4. NWSL Commissioner Jessica Berman and the leadership at many of the clubs across the league have a plan to take this ecosystem to the next level for teams, players, and fans alike. They are institutionalizing and growing the business with a strategy rooted in investing for the future and ensuring parity with a playing schedule full of games of consequence. The league is going to take advantage of its relative youth compared to other leagues as a digital-first sports asset and next generation sports and entertainment business. Now is the time to get on board.

5. The pie is growing and soccer’s future is bright for both the women’s and men’s games in the U.S. and globally. Consider a runway that includes the 2023 Women’s World Cup this summer, the 2026 Men’s World Cup taking place in different cities across the U.S., and the 2028 Olympics in the U.S. Role models and cultural status affect consumer behavior, and the generation making the decisions today grew up with indelible moments like Brandi’s game-winning goal in 1999 as a part of their heritage. Soccer is already played by millions of young women and girls. Imagine where it can go from here.

Women’s soccer is a case study in American success and leadership. Aly, Brandi, Leslie, and Danielle have lived the triumphs and the trials. They have been part of driving this evolution. They, and other iconic trailblazers like Megan Rapinoe and Mia Hamm and Julie Foudy and a host of others, did the hard work. Now, because of their leadership and a technology evolution through streaming and social media (with VR and AI not far behind), the walls have been broken down. The data make that clear.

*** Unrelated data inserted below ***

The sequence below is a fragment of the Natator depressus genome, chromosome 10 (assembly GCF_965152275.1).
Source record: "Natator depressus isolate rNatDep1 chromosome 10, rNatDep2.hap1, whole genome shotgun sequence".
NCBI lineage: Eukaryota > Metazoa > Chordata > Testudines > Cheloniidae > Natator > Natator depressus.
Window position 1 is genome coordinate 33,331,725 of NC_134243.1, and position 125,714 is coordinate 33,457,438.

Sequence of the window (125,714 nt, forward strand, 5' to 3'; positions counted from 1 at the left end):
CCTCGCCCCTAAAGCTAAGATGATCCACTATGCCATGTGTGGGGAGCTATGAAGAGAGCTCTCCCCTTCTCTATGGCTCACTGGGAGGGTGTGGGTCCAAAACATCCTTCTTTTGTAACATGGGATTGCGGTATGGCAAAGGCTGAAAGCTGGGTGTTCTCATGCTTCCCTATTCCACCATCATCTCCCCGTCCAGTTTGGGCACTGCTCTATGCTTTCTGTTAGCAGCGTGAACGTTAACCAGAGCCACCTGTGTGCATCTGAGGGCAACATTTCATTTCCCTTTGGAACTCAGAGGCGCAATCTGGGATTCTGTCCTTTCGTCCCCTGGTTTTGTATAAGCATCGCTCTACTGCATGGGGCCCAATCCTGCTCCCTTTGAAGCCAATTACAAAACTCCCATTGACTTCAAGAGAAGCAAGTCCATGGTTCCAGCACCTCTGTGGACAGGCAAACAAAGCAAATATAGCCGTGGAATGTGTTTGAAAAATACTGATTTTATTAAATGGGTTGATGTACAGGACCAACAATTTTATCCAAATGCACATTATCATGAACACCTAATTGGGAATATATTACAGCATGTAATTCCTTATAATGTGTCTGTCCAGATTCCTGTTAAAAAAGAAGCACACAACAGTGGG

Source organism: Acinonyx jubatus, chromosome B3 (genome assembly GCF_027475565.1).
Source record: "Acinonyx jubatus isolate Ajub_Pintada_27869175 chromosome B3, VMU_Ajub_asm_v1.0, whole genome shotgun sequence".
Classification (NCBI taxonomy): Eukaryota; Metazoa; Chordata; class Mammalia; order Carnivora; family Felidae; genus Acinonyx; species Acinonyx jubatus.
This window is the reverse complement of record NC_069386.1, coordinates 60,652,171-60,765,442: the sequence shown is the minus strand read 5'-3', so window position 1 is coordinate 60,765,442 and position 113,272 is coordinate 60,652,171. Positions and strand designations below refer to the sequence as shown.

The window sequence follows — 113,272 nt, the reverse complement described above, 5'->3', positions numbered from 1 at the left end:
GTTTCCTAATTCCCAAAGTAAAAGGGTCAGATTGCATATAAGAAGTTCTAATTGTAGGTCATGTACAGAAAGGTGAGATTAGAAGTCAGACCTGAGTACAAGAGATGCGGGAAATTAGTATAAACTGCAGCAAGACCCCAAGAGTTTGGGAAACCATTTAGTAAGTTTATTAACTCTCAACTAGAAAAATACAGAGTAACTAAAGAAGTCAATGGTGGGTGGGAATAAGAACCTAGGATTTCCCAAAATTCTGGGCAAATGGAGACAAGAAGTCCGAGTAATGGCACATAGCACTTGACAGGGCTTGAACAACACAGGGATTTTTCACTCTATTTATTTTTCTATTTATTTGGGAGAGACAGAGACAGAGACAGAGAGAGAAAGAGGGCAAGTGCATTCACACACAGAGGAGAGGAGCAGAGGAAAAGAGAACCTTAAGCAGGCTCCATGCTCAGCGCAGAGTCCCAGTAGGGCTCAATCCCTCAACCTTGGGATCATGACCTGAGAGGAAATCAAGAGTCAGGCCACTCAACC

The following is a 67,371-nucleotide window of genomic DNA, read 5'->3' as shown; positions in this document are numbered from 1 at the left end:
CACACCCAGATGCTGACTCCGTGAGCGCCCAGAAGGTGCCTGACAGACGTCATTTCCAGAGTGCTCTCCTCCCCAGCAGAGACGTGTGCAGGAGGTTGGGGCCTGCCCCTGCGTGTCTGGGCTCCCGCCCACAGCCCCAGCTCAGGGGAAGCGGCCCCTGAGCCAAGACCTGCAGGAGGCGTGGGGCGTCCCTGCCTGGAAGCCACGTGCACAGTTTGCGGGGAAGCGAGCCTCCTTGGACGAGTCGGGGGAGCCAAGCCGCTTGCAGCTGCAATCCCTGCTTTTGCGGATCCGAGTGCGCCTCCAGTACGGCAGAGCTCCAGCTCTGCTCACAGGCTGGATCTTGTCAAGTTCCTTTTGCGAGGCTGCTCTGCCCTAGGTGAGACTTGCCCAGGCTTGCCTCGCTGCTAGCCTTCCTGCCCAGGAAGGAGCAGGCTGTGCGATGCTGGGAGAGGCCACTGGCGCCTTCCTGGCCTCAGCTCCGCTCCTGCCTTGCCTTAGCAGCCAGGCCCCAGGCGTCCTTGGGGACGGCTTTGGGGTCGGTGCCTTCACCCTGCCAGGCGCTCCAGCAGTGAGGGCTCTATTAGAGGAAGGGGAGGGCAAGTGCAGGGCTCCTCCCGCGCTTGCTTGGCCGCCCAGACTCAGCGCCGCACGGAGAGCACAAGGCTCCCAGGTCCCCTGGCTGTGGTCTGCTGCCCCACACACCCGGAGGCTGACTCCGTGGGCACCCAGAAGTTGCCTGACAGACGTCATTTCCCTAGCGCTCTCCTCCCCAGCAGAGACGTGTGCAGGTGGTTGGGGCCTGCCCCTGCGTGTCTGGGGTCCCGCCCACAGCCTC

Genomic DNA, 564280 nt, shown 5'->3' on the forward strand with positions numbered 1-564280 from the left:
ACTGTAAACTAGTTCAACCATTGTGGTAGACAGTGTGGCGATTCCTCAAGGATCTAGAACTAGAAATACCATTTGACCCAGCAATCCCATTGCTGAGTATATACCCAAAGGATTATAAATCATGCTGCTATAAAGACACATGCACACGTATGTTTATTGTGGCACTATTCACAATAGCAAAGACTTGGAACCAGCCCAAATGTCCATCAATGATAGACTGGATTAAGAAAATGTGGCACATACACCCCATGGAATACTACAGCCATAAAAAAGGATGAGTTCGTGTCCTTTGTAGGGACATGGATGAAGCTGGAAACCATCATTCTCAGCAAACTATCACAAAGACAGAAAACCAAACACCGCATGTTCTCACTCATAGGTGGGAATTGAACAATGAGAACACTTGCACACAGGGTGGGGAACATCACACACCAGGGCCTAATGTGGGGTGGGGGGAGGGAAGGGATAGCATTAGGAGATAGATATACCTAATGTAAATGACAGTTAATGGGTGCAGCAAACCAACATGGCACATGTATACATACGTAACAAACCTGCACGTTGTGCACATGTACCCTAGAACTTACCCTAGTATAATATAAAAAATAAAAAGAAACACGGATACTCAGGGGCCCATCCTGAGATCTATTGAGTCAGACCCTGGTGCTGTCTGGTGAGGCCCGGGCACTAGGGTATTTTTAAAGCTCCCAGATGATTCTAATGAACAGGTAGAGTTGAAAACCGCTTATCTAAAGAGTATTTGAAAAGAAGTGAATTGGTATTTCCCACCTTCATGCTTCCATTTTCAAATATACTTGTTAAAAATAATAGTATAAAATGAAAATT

We have a lot of work to do to get this right. Sixth Street has deep experience in global sports – from Real Madrid C.F., FC Barcelona, and the Spurs Sports & Entertainment to our partnerships with the New York Yankees and the Dallas Cowboys through Legends – and we’re going to leverage that expertise to build this club the right way for our players, fans, business partners, and communities on and off the field.

We’re witnessing a typical pattern for growth companies at the beginning of an inflection point. All you have to believe is that economic reality eventually catches up to the data. And as it does, similar to the global men’s soccer franchises, we will start to see professional women’s teams become national and global consumer brands.

Many years from now, we believe we will look back on this period as a landmark moment in U.S. sports history and a turning point for large-scale investment in women’s sports. We are thrilled the Bay Area will be leading. We have a lot of work to do to get this right, and we’re incredibly grateful to people like Sheryl, Rick, and Staci for jumping on board to help guide this organization. Thank you to everyone – especially Aly, Brandi, Danielle, and Leslie -- who worked so hard and showed so much determination to make this happen. We’ll see you all in the Bay in 2024.